Nigeria’s bishops advised citizens not to sell their permanent voter cards or their votes for the February general elections.
“Despite the deception and defections, Nigerian voters must be wise enough to show some of our politicians, who may have so much to hide, that ‘they can run, but they cannot hide,'” the bishops said in a statement issued at the end of their mid-September general assembly in Sokoto.
“We encourage all registered voters to ensure that they are equipped with their voter’s cards, reject and denounce the illegal practices of selling and buying of votes,” they said.
Political parties are alleged to be approaching Nigerians and offering money so citizens will vote for certain candidates during the elections. They have also been accusing their opponents of buying people’s permanent voter cards.
Nigeria’s Independent National Electoral Commission admitted that vote-buying took place during July elections for the governor of Ekiti state.
The bishops advised Nigerians not give up on their hopes for a great, prosperous and peaceful nation as they look forward to the elections of 2019, when they will elect a new president, several state governors and members of national and state assemblies. But they said that for the dreams of Nigerians to be realised, the citizens must embrace a new way of governing themselves, which should be based on genuine repentance and sincere moral transformation.
They reminded citizens that they have the right to fully participate in the electoral process without intimidation and violence.
They also advised the Independent National Electoral Commission to ensure that the choice of the electorate, once made, be respected by all.
“Although elections are not enough to enthrone good governance, they are an important stage in that project,” the bishops said. “Unless we get our electoral process right, elections in Nigeria will only become expensive cosmetic exercises that legitimise corruption and ineptitude.”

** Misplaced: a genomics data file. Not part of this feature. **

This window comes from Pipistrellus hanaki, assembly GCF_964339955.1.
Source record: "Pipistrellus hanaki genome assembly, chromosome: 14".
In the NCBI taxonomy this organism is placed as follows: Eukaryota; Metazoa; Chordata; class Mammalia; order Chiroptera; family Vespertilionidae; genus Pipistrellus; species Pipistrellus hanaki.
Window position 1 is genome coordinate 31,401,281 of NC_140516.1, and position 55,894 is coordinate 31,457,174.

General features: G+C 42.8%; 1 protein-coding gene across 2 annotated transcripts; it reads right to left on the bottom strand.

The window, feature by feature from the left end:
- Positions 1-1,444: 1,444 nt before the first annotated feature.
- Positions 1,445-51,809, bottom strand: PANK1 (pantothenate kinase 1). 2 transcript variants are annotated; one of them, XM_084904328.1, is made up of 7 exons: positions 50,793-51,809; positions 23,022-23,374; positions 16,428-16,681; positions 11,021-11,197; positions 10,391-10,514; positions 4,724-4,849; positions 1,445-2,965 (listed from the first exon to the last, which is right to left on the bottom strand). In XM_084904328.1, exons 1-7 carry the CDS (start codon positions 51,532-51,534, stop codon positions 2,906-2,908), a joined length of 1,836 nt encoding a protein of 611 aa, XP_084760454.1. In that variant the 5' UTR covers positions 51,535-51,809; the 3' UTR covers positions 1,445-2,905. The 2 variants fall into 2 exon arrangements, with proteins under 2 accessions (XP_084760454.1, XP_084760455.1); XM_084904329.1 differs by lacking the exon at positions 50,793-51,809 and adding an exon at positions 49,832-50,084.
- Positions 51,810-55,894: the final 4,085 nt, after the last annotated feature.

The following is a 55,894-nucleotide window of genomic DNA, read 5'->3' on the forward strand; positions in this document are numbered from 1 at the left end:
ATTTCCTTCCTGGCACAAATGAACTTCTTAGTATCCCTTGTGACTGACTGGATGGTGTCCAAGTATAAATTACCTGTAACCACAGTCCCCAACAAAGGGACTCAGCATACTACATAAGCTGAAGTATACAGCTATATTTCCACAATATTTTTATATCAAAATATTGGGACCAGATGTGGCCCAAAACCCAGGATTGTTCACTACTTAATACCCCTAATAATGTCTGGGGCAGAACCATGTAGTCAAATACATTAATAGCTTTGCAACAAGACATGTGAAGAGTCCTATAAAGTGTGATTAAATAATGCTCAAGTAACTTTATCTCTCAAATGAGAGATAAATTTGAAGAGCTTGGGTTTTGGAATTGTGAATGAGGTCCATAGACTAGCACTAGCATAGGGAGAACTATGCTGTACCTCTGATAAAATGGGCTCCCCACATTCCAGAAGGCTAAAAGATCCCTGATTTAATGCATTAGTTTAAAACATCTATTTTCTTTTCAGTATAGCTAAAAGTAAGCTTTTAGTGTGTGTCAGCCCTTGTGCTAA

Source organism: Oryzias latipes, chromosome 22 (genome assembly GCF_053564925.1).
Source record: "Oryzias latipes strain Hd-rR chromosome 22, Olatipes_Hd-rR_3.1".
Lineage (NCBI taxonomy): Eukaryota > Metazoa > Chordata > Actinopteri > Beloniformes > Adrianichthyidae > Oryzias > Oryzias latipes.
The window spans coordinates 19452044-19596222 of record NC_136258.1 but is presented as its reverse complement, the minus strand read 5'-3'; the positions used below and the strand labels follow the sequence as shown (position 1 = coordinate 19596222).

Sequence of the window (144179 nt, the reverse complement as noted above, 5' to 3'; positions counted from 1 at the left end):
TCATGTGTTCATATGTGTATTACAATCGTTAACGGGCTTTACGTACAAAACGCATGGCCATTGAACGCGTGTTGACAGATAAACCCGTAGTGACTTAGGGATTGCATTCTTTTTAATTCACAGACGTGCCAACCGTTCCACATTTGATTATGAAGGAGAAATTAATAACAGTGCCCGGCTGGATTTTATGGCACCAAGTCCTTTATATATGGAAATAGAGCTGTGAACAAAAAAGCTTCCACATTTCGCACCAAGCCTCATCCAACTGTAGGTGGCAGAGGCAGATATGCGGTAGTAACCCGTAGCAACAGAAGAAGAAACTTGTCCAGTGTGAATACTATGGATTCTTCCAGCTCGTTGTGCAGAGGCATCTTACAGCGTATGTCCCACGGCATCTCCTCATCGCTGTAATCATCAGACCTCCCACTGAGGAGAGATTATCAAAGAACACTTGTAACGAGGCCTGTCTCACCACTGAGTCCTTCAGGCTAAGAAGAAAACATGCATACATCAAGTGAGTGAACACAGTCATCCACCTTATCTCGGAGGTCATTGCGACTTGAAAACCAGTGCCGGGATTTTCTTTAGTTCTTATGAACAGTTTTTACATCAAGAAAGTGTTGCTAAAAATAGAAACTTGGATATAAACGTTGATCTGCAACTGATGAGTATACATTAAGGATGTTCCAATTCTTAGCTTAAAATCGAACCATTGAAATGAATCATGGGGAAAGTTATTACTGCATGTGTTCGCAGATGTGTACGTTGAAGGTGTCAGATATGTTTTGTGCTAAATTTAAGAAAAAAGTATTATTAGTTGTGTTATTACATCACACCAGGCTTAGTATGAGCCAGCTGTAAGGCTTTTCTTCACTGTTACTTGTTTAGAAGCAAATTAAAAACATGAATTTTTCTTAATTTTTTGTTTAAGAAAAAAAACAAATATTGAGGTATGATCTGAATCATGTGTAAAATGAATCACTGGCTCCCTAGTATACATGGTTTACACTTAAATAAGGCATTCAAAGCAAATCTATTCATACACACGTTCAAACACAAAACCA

In their statement, the bishops also demanded the government facilitate the release of Leah Sharibu and others in Boko Haram’s captivity. Leah, 15, was among schoolgirls kidnapped from Dapchi in February. Although the others were released, Leah “is still being held captive because she refused to denounce her Christian faith,” the bishops said.
The bishops demanded the government ensure the safe release of more than 100 schoolgirls still in captivity after they were kidnapped from the village of Chibok in 2014, and they urged the families of those in captivity to remain hopeful and steadfast in prayers.
The bishops also expressed their worry over the persistent violence and insecurity in the country.
“We observe with deep sadness how unarmed Nigerians are brutally slaughtered, owing to religious and political differences, boundary disputes, and other such reasons,” they said. “We totally condemn these killings and call on (the) government to defend the life and property of every Nigerian citizen.”
Picture: An official records fingerprints during voter registration in late January in Abuja, Nigeria. (CNS photo/Afolabi Sotunde, Reuters).